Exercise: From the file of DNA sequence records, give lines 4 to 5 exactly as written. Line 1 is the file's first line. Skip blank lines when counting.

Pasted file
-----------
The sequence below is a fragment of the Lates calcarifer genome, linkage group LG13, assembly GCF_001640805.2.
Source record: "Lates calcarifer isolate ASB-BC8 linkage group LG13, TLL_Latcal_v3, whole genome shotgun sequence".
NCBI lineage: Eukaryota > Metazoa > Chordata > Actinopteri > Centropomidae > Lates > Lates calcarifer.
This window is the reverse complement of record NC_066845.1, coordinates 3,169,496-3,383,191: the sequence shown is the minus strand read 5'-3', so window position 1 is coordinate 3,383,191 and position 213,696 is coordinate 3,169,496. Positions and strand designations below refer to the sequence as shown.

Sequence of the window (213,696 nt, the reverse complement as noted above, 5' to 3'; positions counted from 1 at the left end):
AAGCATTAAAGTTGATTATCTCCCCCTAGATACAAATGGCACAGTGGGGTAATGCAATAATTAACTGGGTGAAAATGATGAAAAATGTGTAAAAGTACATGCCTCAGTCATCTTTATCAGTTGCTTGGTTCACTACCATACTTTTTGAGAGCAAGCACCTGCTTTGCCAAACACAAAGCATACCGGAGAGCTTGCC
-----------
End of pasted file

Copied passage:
This window is the reverse complement of record NC_066845.1, coordinates 3,169,496-3,383,191: the sequence shown is the minus strand read 5'-3', so window position 1 is coordinate 3,383,191 and position 213,696 is coordinate 3,169,496. Positions and strand designations below refer to the sequence as shown.

Sequence of the window (213,696 nt, the reverse complement as noted above, 5' to 3'; positions counted from 1 at the left end):